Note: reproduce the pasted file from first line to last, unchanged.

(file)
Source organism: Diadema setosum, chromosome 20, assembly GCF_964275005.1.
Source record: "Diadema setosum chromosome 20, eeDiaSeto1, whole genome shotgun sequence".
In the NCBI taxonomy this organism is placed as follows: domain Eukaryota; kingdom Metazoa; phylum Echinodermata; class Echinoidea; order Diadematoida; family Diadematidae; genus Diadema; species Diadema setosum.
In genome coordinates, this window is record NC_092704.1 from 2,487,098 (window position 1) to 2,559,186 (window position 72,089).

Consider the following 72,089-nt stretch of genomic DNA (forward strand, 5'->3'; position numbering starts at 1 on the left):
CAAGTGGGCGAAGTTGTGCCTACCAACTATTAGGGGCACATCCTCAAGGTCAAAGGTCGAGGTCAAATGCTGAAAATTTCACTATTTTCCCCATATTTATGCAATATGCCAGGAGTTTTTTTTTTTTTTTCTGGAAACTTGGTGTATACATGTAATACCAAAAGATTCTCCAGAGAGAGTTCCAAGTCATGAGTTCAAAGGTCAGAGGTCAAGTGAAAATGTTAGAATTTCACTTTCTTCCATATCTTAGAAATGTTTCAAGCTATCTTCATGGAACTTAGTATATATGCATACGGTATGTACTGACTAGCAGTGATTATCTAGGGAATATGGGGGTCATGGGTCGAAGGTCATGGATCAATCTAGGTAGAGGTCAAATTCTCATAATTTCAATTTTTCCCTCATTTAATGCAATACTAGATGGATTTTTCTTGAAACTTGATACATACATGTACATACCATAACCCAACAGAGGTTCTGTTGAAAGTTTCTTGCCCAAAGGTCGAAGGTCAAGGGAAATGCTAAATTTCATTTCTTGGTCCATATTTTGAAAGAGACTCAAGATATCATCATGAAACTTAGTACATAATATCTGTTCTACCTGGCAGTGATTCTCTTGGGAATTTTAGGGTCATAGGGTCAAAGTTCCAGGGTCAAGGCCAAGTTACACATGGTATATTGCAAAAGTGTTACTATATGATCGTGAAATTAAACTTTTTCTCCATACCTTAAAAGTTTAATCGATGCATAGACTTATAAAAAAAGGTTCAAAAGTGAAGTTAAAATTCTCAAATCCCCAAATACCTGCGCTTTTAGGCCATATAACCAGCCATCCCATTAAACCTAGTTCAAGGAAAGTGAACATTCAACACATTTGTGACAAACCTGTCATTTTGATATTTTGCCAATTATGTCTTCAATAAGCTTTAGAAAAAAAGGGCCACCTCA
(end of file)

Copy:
Source organism: Diadema setosum, chromosome 20, assembly GCF_964275005.1.
Source record: "Diadema setosum chromosome 20, eeDiaSeto1, whole genome shotgun sequence".
In the NCBI taxonomy this organism is placed as follows: domain Eukaryota; kingdom Metazoa; phylum Echinodermata; class Echinoidea; order Diadematoida; family Diadematidae; genus Diadema; species Diadema setosum.
In genome coordinates, this window is record NC_092704.1 from 2,487,098 (window position 1) to 2,559,186 (window position 72,089).

Consider the following 72,089-nt stretch of genomic DNA (forward strand, 5'->3'; position numbering starts at 1 on the left):
CAAGTGGGCGAAGTTGTGCCTACCAACTATTAGGGGCACATCCTCAAGGTCAAAGGTCGAGGTCAAATGCTGAAAATTTCACTATTTTCCCCATATTTATGCAATATGCCAGGAGTTTTTTTTTTTTTTTCTGGAAACTTGGTGTATACATGTAATACCAAAAGATTCTCCAGAGAGAGTTCCAAGTCATGAGTTCAAAGGTCAGAGGTCAAGTGAAAATGTTAGAATTTCACTTTCTTCCATATCTTAGAAATGTTTCAAGCTATCTTCATGGAACTTAGTATATATGCATACGGTATGTACTGACTAGCAGTGATTATCTAGGGAATATGGGGGTCATGGGTCGAAGGTCATGGATCAATCTAGGTAGAGGTCAAATTCTCATAATTTCAATTTTTCCCTCATTTAATGCAATACTAGATGGATTTTTCTTGAAACTTGATACATACATGTACATACCATAACCCAACAGAGGTTCTGTTGAAAGTTTCTTGCCCAAAGGTCGAAGGTCAAGGGAAATGCTAAATTTCATTTCTTGGTCCATATTTTGAAAGAGACTCAAGATATCATCATGAAACTTAGTACATAATATCTGTTCTACCTGGCAGTGATTCTCTTGGGAATTTTAGGGTCATAGGGTCAAAGTTCCAGGGTCAAGGCCAAGTTACACATGGTATATTGCAAAAGTGTTACTATATGATCGTGAAATTAAACTTTTTCTCCATACCTTAAAAGTTTAATCGATGCATAGACTTATAAAAAAAGGTTCAAAAGTGAAGTTAAAATTCTCAAATCCCCAAATACCTGCGCTTTTAGGCCATATAACCAGCCATCCCATTAAACCTAGTTCAAGGAAAGTGAACATTCAACACATTTGTGACAAACCTGTCATTTTGATATTTTGCCAATTATGTCTTCAATAAGCTTTAGAAAAAAAGGGCCACCTCA